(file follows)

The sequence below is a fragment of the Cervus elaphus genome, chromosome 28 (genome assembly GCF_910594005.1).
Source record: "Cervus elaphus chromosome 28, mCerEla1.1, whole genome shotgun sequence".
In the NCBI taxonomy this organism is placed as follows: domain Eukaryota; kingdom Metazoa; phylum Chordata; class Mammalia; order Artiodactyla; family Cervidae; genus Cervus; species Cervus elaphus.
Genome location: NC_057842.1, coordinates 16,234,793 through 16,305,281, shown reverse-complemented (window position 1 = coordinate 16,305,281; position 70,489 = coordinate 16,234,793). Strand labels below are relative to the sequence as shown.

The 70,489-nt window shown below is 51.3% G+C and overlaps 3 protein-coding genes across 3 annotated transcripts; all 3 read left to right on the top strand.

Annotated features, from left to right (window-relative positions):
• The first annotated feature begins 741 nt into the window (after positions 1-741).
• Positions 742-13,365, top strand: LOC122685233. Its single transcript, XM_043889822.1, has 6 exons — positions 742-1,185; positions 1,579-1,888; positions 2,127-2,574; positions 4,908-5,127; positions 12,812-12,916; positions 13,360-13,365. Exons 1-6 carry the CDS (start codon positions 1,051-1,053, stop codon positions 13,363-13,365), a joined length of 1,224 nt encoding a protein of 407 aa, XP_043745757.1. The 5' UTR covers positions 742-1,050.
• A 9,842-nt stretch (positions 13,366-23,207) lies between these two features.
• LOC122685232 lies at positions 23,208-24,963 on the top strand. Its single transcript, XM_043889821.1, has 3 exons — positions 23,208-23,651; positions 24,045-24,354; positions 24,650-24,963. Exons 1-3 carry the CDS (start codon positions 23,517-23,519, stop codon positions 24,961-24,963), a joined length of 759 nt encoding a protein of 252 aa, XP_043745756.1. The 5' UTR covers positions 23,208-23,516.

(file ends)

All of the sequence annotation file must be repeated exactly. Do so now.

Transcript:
The sequence below is a fragment of the Cervus elaphus genome, chromosome 28 (genome assembly GCF_910594005.1).
Source record: "Cervus elaphus chromosome 28, mCerEla1.1, whole genome shotgun sequence".
In the NCBI taxonomy this organism is placed as follows: domain Eukaryota; kingdom Metazoa; phylum Chordata; class Mammalia; order Artiodactyla; family Cervidae; genus Cervus; species Cervus elaphus.
Genome location: NC_057842.1, coordinates 16,234,793 through 16,305,281, shown reverse-complemented (window position 1 = coordinate 16,305,281; position 70,489 = coordinate 16,234,793). Strand labels below are relative to the sequence as shown.

The 70,489-nt window shown below is 51.3% G+C and overlaps 3 protein-coding genes across 3 annotated transcripts; all 3 read left to right on the top strand.

Annotated features, from left to right (window-relative positions):
• The first annotated feature begins 741 nt into the window (after positions 1-741).
• Positions 742-13,365, top strand: LOC122685233. Its single transcript, XM_043889822.1, has 6 exons — positions 742-1,185; positions 1,579-1,888; positions 2,127-2,574; positions 4,908-5,127; positions 12,812-12,916; positions 13,360-13,365. Exons 1-6 carry the CDS (start codon positions 1,051-1,053, stop codon positions 13,363-13,365), a joined length of 1,224 nt encoding a protein of 407 aa, XP_043745757.1. The 5' UTR covers positions 742-1,050.
• A 9,842-nt stretch (positions 13,366-23,207) lies between these two features.
• LOC122685232 lies at positions 23,208-24,963 on the top strand. Its single transcript, XM_043889821.1, has 3 exons — positions 23,208-23,651; positions 24,045-24,354; positions 24,650-24,963. Exons 1-3 carry the CDS (start codon positions 23,517-23,519, stop codon positions 24,961-24,963), a joined length of 759 nt encoding a protein of 252 aa, XP_043745756.1. The 5' UTR covers positions 23,208-23,516.